I love everything about McCann’s Irish Oatmeal. The tin, the history, the nuttier taste. The only downside is I don’t always have time to stir the pot for half an hour while the steel cut oats cook. Thankfully, this recipe provides the perfect solution. Simply throw everything in your slow cooker the night before and nine hours later, you’ll wake up to a hot and healthy breakfast. I modified it slightly, skipping the half-and-half, figs and cranberries, and adding 1% milk and cinnamon and it still tasted great. â€” Sarah L.
Slow Cooker Irish Oatmeal
1 cup McCann’s steel cut oats
1 cup dried cranberries
1 cup dried figs
4 cups water
1/2 cup half-and-half
In a slow cooker, combine all ingredients and set to low heat. Cover and let cook for 8 to 9 hours. Stir and serve.
I bought this frame years ago at a flea market, intending to remove â€œFredâ€ and have a mirror cut for it. At 25â€ high and 18â€ wide, itâ€™s the perfect size for our small half bath. Back then, I liked that the frame wasnâ€™t in great shape. Now Iâ€™m not so sure. While â€œFredâ€ has been quietly hanging around in the laundry room, I stumbled across Mrs. Blandings and her post on Irish Georgian Mirrors. A real antique mirror will have to go on my lottery list, but Iâ€™m wondering if I could makeover my frame to get a similar effect. Black paint, silver leaf and facets dulled a little by glue might do the trick. Suggestions? Iâ€™m open to any ideas that donâ€™t involve making â€œFredâ€ a permanent part of the family or ditching the whole project altogether.
Instant ancestor: If you think â€œFredâ€ is the real treasure and would not get the willies just from having him in the basement, leave me a comment and heâ€™s yours. Iâ€™ll find a tube and mail him for free. — Sarah L.
A few weeks ago, I had the pleasure of enjoying Omakase at one of the West Coast’s premiere sushi spots. At his tiny West Seattle sushi bar, Mashiko, Chef Hajime Sato is innovating cuisine and helping to preserve our endangered oceans simultaneously. Chef Sato explained to me why he decided to switch over to a fully sustainable seafood menu: his favorite food in the world is unagi, a fresh water eel that is highly endangered, yet is a ubiquitous menu item at sushi restaurants. When he discovered the dire fate of this eel, he decided to give up eating AND serving the fish, declaring, “I don’t want to eat the last one”. He has, however, found phenomenally inventive ways of recreating his favorite flavors sustainably. For “dessert”, Sato-san served us what I dubbed “faux-nagi”, using a sustainably farmed catfish seasoned meticulously to recreate the signature flavor of the eel. It was the best unagi — real or faux — I’d ever had. The menu ranges from the more traditional unagi and california rolls to a unique version of ankimo, substituting black cod liver for over-fished monkfish. If you can’t make the trip to Seattle, there is sustainable sushi available in Portland and San Francisco, or better yet, belly up to your favorite local sushi bar, befriend your Itamae, and start asking them to change their menu! –Megan B.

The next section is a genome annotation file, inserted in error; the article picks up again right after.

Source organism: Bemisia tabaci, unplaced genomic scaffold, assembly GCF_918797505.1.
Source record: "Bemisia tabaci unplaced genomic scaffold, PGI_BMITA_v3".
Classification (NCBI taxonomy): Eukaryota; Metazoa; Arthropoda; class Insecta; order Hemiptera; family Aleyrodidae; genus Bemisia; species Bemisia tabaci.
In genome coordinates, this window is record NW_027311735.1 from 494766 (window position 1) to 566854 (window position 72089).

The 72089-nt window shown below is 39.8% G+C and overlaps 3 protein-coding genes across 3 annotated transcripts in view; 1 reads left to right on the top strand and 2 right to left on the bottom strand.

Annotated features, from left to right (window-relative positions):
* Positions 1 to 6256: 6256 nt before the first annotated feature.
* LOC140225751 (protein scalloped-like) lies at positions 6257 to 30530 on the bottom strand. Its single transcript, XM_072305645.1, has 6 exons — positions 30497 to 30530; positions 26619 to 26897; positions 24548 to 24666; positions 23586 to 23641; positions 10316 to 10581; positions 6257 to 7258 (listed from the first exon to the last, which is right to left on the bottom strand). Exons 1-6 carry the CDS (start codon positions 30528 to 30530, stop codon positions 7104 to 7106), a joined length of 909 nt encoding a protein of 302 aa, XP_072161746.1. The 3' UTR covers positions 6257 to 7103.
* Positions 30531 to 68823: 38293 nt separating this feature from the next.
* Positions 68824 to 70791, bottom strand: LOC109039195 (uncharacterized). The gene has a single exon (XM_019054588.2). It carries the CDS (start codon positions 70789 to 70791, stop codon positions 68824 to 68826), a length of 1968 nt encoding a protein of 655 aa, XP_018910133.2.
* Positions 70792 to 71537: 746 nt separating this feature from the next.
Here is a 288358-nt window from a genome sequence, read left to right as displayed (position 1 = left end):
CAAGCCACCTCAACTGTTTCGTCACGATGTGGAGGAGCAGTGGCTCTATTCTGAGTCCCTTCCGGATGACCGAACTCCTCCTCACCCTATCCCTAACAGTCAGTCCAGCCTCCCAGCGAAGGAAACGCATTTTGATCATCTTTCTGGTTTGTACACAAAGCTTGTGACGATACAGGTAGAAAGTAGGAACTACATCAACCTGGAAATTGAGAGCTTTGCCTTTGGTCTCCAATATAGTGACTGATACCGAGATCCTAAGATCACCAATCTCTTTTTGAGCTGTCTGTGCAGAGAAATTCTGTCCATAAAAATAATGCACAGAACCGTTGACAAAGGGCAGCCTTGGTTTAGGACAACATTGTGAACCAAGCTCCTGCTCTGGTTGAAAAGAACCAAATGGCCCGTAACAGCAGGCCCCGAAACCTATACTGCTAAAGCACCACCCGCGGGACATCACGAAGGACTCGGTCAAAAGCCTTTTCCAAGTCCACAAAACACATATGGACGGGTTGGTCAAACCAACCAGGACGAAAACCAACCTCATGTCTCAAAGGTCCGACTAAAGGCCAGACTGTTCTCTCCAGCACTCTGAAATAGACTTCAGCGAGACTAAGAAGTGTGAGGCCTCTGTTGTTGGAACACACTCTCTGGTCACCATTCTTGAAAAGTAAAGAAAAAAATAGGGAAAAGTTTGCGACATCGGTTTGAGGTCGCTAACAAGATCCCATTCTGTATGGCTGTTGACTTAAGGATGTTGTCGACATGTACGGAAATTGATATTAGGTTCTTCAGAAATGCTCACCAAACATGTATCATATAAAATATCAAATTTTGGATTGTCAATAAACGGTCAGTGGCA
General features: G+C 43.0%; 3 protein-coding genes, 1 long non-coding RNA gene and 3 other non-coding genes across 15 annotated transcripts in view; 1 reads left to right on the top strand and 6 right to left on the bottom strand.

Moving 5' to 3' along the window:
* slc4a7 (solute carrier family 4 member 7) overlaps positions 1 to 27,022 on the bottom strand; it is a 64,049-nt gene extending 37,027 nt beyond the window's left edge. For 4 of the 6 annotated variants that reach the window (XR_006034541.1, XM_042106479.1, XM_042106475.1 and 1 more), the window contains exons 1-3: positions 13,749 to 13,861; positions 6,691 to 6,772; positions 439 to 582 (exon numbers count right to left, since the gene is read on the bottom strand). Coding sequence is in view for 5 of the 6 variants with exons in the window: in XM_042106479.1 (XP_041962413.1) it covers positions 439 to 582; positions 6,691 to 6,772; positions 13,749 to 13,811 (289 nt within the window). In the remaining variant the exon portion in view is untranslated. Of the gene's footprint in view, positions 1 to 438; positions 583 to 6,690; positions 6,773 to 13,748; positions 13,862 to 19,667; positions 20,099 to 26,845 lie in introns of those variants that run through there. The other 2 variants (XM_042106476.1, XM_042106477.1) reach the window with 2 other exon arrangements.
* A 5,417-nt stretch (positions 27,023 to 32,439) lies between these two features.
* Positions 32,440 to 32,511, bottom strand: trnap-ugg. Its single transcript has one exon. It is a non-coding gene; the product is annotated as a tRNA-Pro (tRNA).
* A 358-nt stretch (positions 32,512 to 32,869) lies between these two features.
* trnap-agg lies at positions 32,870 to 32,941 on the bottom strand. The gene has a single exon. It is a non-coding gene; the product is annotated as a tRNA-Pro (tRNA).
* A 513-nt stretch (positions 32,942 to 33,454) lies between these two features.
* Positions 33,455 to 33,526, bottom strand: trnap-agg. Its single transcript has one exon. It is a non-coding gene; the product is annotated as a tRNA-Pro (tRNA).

Not to boast, but when it comes to dealing with odors, you wonâ€™t find a sharper shooter with a bottle of Febreze. Iâ€™ve got fabrics covered, but hadnâ€™t found a suitable solution to dealing with atmospheric odors until my mom shared this all natural trick. Simply add three or four drops of peppermint oil to a few cotton balls, place them in a small bowl and leave the dish to sit in a problem area. Not only does the oil replace the smell with an energizing peppermint aroma, it also eliminates it, absorbing odor as it dissipates over time. As the proud sibling of a college-aged brother, Iâ€™m thrilled to report that we use this often to fumigate his car (a tall order, what with all the punky ultimate frisbee clothing and half-eaten hamburgers), with awe-inspiring results.
I highly recommend that you make this ice cream soon. If you don’t have the equipment, buy an ice cream maker now. After an entire year of experimenting with different ice cream recipes and techniques (thanks, guys), I think I’ve finally found my favorite recipe: a Greek yogurt ice cream from the June 2010 issue of Bon Appetit. What sets this stuff apart from the rest? First, it’s only got four ingredients: equal parts Greek yogurt and heavy cream with powdered sugar and lemon juice. That’s it. No stirring custards, tempering eggs, and straining; no cooling overnight. A batch will be ready from start to finish in about 20 minutes (though the recipe recommends an hour in the freezer to “cure”). The result is a smooth, silky, and delightfully tart ice cream that seems to scream out for tiny ripe strawberries. I have a sneaking suspicion that a hearty dollop melting on a grilled peach or a warm mound of blackberry cobbler might be pretty amazing, too. I’d have to say this might just be official ice cream for summer! — Megan B. Click for Greek yogurt ice cream! (more…)